Why getting enough quality sleep is essential to your health and happiness

Life is all-consuming. We live in a busy world with non-stop demands on us and stimulation available 24-hours a day. And even when you sit down for the evening, your brain is probably tick, tick, ticking.

It is well reported that sleeping 7-8 hours a night is the optimum for a healthy mind and body.

What is crazy, is that sleep is non-negotiable. Our bodies crave it so much that when we are deprived of sleep, we will eventually crash out with no regard to our safety or the safety of others. People regularly fall asleep while driving, and there have been incidents of air traffic controllers, pilots, bus drivers and security guards falling asleep on duty. This is an unusual phenomenon - as animals our primary concern is usually our own survival.

So why is sleep so important? What happens while we are napping that is so essential to our existence?

It’s a fascinating subject, and one that scientists are still exploring. There are several theories that are suggested about why we sleep, and the truth is probably a mixture of all of these.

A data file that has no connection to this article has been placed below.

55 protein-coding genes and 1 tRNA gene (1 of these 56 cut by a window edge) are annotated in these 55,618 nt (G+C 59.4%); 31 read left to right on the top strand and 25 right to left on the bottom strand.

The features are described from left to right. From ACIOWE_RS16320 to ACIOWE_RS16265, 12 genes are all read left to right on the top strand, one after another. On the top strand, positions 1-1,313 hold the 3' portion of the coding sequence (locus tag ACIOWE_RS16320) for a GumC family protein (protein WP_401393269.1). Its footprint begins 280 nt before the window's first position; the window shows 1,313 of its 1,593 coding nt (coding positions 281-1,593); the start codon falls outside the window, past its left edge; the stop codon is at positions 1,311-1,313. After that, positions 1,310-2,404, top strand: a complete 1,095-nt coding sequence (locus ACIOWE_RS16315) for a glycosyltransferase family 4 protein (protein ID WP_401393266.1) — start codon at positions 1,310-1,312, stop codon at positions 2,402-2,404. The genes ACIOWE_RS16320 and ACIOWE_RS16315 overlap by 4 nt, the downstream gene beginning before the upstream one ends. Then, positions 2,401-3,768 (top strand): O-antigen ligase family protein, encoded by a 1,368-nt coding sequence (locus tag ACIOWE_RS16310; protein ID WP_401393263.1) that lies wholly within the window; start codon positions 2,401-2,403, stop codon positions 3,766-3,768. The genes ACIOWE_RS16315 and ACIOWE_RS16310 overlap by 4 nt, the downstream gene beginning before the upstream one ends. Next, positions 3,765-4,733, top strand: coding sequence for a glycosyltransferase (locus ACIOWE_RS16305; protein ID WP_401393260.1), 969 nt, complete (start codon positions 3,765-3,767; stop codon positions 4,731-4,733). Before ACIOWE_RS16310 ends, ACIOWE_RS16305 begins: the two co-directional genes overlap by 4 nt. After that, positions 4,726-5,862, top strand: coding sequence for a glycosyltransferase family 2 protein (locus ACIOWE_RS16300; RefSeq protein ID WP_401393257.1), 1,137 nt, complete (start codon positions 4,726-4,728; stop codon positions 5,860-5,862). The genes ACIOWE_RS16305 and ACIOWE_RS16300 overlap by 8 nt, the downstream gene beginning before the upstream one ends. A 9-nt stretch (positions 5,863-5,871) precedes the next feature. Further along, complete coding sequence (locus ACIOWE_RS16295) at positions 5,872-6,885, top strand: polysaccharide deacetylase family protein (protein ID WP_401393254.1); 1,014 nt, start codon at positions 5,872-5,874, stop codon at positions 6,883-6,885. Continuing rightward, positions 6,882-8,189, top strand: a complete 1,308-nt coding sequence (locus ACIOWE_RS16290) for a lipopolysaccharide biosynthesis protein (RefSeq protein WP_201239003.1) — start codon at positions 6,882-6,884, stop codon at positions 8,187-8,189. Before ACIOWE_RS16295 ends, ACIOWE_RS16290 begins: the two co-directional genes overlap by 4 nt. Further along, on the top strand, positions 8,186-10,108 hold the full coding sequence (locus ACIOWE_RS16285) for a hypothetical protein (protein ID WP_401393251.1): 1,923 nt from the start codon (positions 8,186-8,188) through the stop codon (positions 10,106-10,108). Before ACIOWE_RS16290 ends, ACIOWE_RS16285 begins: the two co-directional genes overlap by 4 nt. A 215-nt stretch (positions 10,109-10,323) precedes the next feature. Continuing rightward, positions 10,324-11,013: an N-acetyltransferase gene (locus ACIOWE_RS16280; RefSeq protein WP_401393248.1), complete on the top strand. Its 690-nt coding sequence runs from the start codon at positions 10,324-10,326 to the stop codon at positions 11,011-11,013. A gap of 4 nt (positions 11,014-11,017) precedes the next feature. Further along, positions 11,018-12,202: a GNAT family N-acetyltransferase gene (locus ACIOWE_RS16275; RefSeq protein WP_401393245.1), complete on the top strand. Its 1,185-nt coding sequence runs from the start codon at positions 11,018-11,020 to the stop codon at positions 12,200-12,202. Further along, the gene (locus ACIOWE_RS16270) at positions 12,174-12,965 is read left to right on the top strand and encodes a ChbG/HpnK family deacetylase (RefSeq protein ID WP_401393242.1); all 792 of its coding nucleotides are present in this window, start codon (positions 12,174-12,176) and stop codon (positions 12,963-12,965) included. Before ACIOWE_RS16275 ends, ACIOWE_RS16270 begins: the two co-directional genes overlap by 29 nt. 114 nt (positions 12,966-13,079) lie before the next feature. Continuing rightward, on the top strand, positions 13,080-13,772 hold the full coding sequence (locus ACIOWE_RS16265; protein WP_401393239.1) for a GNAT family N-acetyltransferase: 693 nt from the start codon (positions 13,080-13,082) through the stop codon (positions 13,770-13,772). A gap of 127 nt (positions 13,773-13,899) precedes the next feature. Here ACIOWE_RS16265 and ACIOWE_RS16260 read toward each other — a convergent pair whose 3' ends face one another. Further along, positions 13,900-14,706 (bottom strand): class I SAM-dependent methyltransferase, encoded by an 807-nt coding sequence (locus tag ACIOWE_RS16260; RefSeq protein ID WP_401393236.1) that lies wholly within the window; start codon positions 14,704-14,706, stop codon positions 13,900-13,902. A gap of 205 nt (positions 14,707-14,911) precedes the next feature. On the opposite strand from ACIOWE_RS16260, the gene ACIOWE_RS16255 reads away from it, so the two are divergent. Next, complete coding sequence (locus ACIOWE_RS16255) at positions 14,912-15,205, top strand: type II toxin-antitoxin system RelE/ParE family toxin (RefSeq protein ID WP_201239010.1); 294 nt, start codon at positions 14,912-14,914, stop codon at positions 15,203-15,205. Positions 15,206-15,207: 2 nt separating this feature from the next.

1. To process feelings and emotions we have experienced.
  2. To practise and prepare for dealing with situations and scenarios that we may not encounter in our day-to-day life.
  3. To sort through memories – to store and discard pieces of information gathered during the day.
  4. To restore – we produce hormones while we sleep to repair and reproduce cells, and to keep our immune system strong.

There are two stages of sleep – lighter REM sleep where most of our most vivid dreams occur, and deeper non-REM sleep where our arms and legs are temporarily paralysed and the majority of restorative work happens. Our bodies run through both stages several times in cycles throughout the night.

It is now accepted that REM sleep is equally as important as the physically restorative non-REM sleep, and that in fact this stage is responsible for helping the brain deal with creative issues such as problem-solving and learning new skills.

The good news is – if you don’t manage 7-8 hours at night, you can top up with a daytime power nap. Taking a short (less than 30 minute) nap twice a day has been shown to decrease stress and begin to reverse the effects of sleep deprivation.

So embrace those occasional lie-ins and early nights. Set yourself regular night-time routines. Buy a new mattress – better still, buy a quality made-to-measure bed that fits your exact demands.

Make sure you are giving your body what it needs and in return, you will see a huge improvement both in your health and your well-being.

Take a look at bed number eight in The Telegraphs top twelve beds for great nights sleep. https://www.telegraph.co.uk/interiors/home/best-bed-frames/